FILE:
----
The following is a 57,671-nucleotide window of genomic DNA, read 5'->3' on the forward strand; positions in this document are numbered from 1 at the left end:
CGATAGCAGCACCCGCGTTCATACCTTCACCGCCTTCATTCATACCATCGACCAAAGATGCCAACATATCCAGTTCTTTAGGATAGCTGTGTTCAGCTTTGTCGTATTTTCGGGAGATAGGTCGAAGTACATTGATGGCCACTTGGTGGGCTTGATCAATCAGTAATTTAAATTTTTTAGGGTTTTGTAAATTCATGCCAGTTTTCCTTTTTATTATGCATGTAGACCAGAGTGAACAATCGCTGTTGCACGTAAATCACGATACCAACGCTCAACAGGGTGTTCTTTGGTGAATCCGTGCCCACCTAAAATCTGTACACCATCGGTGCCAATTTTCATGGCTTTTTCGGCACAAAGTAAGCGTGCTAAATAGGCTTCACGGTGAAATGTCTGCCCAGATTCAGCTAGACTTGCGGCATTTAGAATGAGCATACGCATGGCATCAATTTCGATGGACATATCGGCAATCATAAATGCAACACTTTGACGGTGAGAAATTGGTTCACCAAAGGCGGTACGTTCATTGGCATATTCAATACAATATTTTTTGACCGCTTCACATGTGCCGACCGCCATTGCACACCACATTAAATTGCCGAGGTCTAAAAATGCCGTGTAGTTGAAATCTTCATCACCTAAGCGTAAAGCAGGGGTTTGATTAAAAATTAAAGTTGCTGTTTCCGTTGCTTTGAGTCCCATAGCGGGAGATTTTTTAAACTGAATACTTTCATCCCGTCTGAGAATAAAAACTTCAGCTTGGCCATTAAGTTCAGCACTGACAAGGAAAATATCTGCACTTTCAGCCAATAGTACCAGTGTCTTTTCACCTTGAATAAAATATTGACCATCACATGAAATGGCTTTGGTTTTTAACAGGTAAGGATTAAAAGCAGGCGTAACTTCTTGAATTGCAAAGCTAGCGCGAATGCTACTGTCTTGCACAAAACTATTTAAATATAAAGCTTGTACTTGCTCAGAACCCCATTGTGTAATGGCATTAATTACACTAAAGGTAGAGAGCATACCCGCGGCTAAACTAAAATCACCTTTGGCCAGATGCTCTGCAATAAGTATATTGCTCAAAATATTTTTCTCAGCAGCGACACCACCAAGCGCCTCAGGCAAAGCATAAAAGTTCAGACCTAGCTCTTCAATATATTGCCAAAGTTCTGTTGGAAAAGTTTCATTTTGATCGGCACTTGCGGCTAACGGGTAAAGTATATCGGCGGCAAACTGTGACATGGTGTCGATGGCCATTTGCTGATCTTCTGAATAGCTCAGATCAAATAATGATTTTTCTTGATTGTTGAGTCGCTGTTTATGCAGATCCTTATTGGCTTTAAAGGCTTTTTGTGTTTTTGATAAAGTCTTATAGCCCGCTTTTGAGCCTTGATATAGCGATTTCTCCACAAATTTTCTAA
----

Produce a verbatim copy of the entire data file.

The following is a 57,671-nucleotide window of genomic DNA, read 5'->3' on the forward strand; positions in this document are numbered from 1 at the left end:
CGATAGCAGCACCCGCGTTCATACCTTCACCGCCTTCATTCATACCATCGACCAAAGATGCCAACATATCCAGTTCTTTAGGATAGCTGTGTTCAGCTTTGTCGTATTTTCGGGAGATAGGTCGAAGTACATTGATGGCCACTTGGTGGGCTTGATCAATCAGTAATTTAAATTTTTTAGGGTTTTGTAAATTCATGCCAGTTTTCCTTTTTATTATGCATGTAGACCAGAGTGAACAATCGCTGTTGCACGTAAATCACGATACCAACGCTCAACAGGGTGTTCTTTGGTGAATCCGTGCCCACCTAAAATCTGTACACCATCGGTGCCAATTTTCATGGCTTTTTCGGCACAAAGTAAGCGTGCTAAATAGGCTTCACGGTGAAATGTCTGCCCAGATTCAGCTAGACTTGCGGCATTTAGAATGAGCATACGCATGGCATCAATTTCGATGGACATATCGGCAATCATAAATGCAACACTTTGACGGTGAGAAATTGGTTCACCAAAGGCGGTACGTTCATTGGCATATTCAATACAATATTTTTTGACCGCTTCACATGTGCCGACCGCCATTGCACACCACATTAAATTGCCGAGGTCTAAAAATGCCGTGTAGTTGAAATCTTCATCACCTAAGCGTAAAGCAGGGGTTTGATTAAAAATTAAAGTTGCTGTTTCCGTTGCTTTGAGTCCCATAGCGGGAGATTTTTTAAACTGAATACTTTCATCCCGTCTGAGAATAAAAACTTCAGCTTGGCCATTAAGTTCAGCACTGACAAGGAAAATATCTGCACTTTCAGCCAATAGTACCAGTGTCTTTTCACCTTGAATAAAATATTGACCATCACATGAAATGGCTTTGGTTTTTAACAGGTAAGGATTAAAAGCAGGCGTAACTTCTTGAATTGCAAAGCTAGCGCGAATGCTACTGTCTTGCACAAAACTATTTAAATATAAAGCTTGTACTTGCTCAGAACCCCATTGTGTAATGGCATTAATTACACTAAAGGTAGAGAGCATACCCGCGGCTAAACTAAAATCACCTTTGGCCAGATGCTCTGCAATAAGTATATTGCTCAAAATATTTTTCTCAGCAGCGACACCACCAAGCGCCTCAGGCAAAGCATAAAAGTTCAGACCTAGCTCTTCAATATATTGCCAAAGTTCTGTTGGAAAAGTTTCATTTTGATCGGCACTTGCGGCTAACGGGTAAAGTATATCGGCGGCAAACTGTGACATGGTGTCGATGGCCATTTGCTGATCTTCTGAATAGCTCAGATCAAATAATGATTTTTCTTGATTGTTGAGTCGCTGTTTATGCAGATCCTTATTGGCTTTAAAGGCTTTTTGTGTTTTTGATAAAGTCTTATAGCCCGCTTTTGAGCCTTGATATAGCGATTTCTCCACAAATTTTCTAA